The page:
Search Results for: victims

Guideline

We don’t name individuals who have allegedly suffered sexual assaults. #

NPR does not name individuals who are the alleged victims of sexual assaults. There are exceptions at times – such as certain instances when such an individual goes public with his/her identity – and NPR editors will judge these instances on a case-by-case basis.

Guideline

Take special care with minors. #

Be sure to consider legal issues when dealing with minors (generally defined as anyone under the age of 18). An interview of a minor about a sensitive subject requires us to secure permission from at least one of the minor’s parents (preferably both) or a legal guardian. Examples of sensitive subjects include cheating, sexual activity, involvement in gangs or crime, difficult family relationships, probation violation, out-of-wedlock pregnancy or parenthood, victims’ sexual abuse and similar topics that could have legal ramifications or lead to embarrassment. An interview of a minor in a special custodial situation, such as foster care, juvenile detention, or holding facilities for illegal immigrants, requires the consent of the person who has custody of the minor. Utah also requires the consent of both the custodian of the juvenile facility and the minor’s parent.

An interview on a non-sensitive topic (normal childhood activities, sports, book, movies, trips to the zoo, baseball and the like) does not require consent. Generally however, any interview on school premises will require the permission of the school authorities.

In cases where there is even a hint of doubt about whether to get consent, contact our legal team (look for LegalAlert in the NPR internal email address book).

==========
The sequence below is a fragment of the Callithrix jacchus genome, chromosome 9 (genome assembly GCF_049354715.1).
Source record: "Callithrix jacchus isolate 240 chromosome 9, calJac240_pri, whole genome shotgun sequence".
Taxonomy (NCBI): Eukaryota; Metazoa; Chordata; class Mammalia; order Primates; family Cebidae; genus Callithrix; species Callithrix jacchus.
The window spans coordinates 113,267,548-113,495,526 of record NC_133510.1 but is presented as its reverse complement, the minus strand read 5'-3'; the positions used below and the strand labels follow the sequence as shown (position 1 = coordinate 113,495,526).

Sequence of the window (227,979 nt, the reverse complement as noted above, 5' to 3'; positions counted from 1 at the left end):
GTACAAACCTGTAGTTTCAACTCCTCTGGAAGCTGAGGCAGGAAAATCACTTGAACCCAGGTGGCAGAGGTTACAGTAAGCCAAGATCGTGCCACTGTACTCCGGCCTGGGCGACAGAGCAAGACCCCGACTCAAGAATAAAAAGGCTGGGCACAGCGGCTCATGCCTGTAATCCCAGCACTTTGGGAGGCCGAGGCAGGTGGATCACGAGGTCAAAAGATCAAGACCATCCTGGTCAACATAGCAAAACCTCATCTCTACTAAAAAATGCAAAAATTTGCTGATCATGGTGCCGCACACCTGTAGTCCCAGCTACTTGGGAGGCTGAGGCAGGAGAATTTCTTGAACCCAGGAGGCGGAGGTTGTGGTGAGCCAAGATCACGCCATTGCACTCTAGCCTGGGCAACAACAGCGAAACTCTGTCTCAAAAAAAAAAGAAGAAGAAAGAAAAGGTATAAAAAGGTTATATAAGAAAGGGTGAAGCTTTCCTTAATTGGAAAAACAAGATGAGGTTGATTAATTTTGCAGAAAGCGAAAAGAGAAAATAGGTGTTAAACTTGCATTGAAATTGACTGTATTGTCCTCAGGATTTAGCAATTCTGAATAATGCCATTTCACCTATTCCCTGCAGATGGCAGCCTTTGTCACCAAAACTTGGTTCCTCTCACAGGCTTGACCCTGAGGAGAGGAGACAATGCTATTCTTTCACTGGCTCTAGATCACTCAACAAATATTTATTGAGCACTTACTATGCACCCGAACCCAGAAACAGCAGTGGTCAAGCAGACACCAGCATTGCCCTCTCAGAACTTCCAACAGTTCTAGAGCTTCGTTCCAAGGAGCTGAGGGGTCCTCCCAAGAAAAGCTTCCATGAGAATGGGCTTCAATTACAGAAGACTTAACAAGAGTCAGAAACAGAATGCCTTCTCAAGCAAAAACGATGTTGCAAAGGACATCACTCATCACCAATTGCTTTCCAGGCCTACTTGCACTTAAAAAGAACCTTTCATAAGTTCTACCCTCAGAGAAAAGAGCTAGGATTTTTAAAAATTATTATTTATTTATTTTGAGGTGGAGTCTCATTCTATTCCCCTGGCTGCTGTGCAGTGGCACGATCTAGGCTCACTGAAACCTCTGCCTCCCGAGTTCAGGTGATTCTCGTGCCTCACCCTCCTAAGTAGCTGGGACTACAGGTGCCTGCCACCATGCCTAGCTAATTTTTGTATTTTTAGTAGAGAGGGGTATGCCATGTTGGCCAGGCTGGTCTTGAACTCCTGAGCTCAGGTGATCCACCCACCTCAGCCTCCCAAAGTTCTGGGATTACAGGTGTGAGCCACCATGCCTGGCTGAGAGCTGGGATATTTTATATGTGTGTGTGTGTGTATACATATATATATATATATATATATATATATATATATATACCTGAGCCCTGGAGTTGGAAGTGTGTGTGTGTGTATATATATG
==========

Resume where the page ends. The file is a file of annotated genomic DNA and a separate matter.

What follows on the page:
Overview

Accountability requires listening. #

NPR welcomes feedback from listeners and readers.

They can be words of praise that help us understand what the audience appreciates and whether we are fulfilling our obligation to serve the public. Sometimes they are as encouraging as the comment from one All Things Considered listener about a June 2011 report by Howard Berkes on the latest news in the investigation into West Virginia’s Upper Big Branch mine tragedy.

“That coal mine disaster is one of those stories that usually comes and goes in American journalism,” wrote Tom Blackburn of Florida. “In the near future, those stories may even stop coming, since none of the victims were rich and famous, and some of the malefactors are. But Mr. Berkes stuck with it, got to know the real people involved, probably knows more about it by this point than the officials he interviews and is doing a wonderful job of being both a reporter and a mensch.”

But we can learn from criticism as well.